Women’s Suffrage Movement— The Right to Vote
The right to vote—the right to have a say in who governs and represents you—is the underlying principle of having a democratic society. Regardless of the pivotal role it plays in how a country operates, the right to vote had not always been as accessible as it is today. As power was in the hands of the few, so was the right to determine who holds that power. As a result, people were discriminated against based on race, gender, and economic status in having the right to vote. Now, while it is not exactly voters’ equality bliss, we have certainly come a long way as a society in terms of universal suffrage. This month, AWiB will focus on the fight for women’s right to vote; understanding the beginning, remembering the struggles, and highlighting the present.
Elections: How Voting Came into Effect
Democracy—the rule by the people—was introduced in 507 BC by Athenian leader Cleisthenes. In the old days, when democracy was just on the rise, it was easy to practice direct democracy where by everyone would have a say in the decision-making process. In Cleisthenes’s democracy, there were three separate institutions: a sovereign governing body that wrote the laws; a council of representatives from the Athenian tribes; and a court where citizens argued cases in front of lottery-selected jurors. But as the population increased it became difficult to listen to each and every one of the opinions of the society.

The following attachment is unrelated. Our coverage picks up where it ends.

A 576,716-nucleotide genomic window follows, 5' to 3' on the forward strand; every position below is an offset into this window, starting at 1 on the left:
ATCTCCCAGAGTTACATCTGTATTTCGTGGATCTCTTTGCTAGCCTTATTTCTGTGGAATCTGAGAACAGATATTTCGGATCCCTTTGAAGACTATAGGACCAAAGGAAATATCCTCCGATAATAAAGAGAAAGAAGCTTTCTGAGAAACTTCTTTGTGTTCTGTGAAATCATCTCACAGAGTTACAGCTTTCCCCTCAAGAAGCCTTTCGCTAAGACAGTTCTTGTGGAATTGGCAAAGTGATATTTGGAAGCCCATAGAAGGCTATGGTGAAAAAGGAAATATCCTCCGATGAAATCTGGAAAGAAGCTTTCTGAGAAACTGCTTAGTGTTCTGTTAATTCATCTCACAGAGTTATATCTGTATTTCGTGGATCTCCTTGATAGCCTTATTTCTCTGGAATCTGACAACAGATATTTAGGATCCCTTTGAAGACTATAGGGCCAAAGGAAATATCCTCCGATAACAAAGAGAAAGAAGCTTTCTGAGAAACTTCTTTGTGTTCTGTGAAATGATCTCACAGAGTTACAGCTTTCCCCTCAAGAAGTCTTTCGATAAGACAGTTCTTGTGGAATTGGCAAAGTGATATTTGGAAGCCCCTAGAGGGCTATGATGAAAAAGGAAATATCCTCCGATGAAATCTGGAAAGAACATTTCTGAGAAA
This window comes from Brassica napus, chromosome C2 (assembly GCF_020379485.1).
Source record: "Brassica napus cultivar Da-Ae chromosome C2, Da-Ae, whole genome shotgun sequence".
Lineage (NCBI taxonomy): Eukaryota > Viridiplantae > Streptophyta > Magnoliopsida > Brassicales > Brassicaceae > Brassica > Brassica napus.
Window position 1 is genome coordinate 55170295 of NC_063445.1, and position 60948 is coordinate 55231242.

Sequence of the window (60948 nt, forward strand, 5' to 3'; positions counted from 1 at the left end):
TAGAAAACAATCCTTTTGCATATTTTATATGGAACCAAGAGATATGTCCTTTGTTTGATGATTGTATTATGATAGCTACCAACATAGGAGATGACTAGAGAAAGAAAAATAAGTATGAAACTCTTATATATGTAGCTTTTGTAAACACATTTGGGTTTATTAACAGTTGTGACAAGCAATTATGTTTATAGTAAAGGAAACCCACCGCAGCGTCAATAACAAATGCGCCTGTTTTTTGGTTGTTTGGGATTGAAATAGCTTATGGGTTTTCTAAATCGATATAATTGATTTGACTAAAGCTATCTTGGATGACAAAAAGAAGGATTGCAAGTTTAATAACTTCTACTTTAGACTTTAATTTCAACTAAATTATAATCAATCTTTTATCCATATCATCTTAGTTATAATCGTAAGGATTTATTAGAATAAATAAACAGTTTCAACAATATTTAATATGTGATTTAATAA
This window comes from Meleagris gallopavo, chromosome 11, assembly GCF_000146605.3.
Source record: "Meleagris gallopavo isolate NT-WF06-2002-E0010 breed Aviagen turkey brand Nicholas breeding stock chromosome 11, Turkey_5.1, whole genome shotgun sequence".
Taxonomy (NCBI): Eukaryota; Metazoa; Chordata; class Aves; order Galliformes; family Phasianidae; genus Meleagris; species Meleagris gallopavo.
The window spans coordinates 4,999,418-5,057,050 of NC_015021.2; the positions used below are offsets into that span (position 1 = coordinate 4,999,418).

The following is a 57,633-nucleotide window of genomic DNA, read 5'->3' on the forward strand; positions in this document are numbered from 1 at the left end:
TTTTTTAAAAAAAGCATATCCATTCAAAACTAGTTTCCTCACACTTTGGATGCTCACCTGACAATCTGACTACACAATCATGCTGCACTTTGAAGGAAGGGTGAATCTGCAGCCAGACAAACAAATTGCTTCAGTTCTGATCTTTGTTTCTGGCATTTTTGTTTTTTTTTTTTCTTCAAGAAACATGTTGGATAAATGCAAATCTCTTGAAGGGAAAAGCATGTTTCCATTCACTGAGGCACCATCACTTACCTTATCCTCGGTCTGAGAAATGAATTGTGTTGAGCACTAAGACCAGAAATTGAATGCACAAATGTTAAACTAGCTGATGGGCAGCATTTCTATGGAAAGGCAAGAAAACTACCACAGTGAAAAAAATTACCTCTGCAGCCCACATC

So came the use of representative democracy, where by people would elect officials to represent them in the-decision making process. When an official is elected into office, the process is indeed direct democracy and the people would vote for whomever they think would represent them best. The wide-spread adoption of modern day indirect democracy is linked to the emergence of representative government in Europe and North America beginning in the 17th century. Representative democracy was exercised before in favor of corporations or group interests. After the 17th century, however, the individual became the center of the democracy. Elected officials did not serve the interests of the already powerful groups but rather the individual human beings in their respective districts.